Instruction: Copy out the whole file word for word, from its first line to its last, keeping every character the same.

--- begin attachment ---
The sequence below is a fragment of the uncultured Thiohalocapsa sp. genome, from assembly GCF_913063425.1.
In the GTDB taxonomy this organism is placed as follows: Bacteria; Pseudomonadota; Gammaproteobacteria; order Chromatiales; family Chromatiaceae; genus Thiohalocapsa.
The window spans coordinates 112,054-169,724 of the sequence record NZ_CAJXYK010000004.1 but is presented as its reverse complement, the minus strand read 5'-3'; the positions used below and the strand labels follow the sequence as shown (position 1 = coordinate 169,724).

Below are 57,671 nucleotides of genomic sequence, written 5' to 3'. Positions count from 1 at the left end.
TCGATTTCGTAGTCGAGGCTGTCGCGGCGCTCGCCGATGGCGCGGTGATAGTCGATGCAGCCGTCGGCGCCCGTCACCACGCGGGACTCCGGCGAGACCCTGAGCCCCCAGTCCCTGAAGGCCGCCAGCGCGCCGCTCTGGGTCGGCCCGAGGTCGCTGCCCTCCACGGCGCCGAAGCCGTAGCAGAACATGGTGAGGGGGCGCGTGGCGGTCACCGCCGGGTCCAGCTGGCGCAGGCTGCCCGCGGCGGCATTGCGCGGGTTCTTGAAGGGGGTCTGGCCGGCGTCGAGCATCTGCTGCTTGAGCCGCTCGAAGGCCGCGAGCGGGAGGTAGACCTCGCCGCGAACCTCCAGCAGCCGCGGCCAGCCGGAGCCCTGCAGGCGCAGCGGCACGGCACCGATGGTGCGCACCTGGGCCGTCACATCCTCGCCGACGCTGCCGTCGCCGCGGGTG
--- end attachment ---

The sequence below is a fragment of the uncultured Thiohalocapsa sp. genome, from assembly GCF_913063425.1.
In the GTDB taxonomy this organism is placed as follows: Bacteria; Pseudomonadota; Gammaproteobacteria; order Chromatiales; family Chromatiaceae; genus Thiohalocapsa.
The window spans coordinates 112,054-169,724 of the sequence record NZ_CAJXYK010000004.1 but is presented as its reverse complement, the minus strand read 5'-3'; the positions used below and the strand labels follow the sequence as shown (position 1 = coordinate 169,724).

Below are 57,671 nucleotides of genomic sequence, written 5' to 3'. Positions count from 1 at the left end.
TCGATTTCGTAGTCGAGGCTGTCGCGGCGCTCGCCGATGGCGCGGTGATAGTCGATGCAGCCGTCGGCGCCCGTCACCACGCGGGACTCCGGCGAGACCCTGAGCCCCCAGTCCCTGAAGGCCGCCAGCGCGCCGCTCTGGGTCGGCCCGAGGTCGCTGCCCTCCACGGCGCCGAAGCCGTAGCAGAACATGGTGAGGGGGCGCGTGGCGGTCACCGCCGGGTCCAGCTGGCGCAGGCTGCCCGCGGCGGCATTGCGCGGGTTCTTGAAGGGGGTCTGGCCGGCGTCGAGCATCTGCTGCTTGAGCCGCTCGAAGGCCGCGAGCGGGAGGTAGACCTCGCCGCGAACCTCCAGCAGCCGCGGCCAGCCGGAGCCCTGCAGGCGCAGCGGCACGGCACCGATGGTGCGCACCTGGGCCGTCACATCCTCGCCGACGCTGCCGTCGCCGCGGGTG